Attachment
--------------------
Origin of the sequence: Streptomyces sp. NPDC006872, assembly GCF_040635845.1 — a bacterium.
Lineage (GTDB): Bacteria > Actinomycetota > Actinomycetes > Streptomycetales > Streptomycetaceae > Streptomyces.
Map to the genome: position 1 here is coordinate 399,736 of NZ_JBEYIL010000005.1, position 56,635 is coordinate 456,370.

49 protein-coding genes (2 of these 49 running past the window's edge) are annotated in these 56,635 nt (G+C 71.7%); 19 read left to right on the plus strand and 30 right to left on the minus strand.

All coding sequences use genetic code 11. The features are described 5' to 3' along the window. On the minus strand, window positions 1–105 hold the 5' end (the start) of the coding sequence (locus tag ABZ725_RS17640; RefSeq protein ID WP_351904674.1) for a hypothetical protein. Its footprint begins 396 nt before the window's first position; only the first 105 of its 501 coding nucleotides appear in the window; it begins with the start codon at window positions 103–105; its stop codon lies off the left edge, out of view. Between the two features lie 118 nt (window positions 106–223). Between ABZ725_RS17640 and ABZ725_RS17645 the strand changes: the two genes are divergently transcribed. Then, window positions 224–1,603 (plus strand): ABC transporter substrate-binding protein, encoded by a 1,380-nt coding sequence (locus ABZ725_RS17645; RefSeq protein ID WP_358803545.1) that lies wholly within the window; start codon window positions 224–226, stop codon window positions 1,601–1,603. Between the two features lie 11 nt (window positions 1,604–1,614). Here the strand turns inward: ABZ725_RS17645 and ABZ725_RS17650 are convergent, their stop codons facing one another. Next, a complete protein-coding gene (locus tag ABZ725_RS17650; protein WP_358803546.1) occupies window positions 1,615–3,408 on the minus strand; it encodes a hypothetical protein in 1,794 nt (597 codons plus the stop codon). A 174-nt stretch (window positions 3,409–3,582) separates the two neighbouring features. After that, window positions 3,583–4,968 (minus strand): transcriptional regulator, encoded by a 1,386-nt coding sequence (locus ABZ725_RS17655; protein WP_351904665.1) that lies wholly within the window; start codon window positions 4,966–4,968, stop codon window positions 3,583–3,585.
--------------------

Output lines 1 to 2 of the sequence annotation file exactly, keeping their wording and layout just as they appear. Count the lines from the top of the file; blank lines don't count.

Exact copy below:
Origin of the sequence: Streptomyces sp. NPDC006872, assembly GCF_040635845.1 — a bacterium.
Lineage (GTDB): Bacteria > Actinomycetota > Actinomycetes > Streptomycetales > Streptomycetaceae > Streptomyces.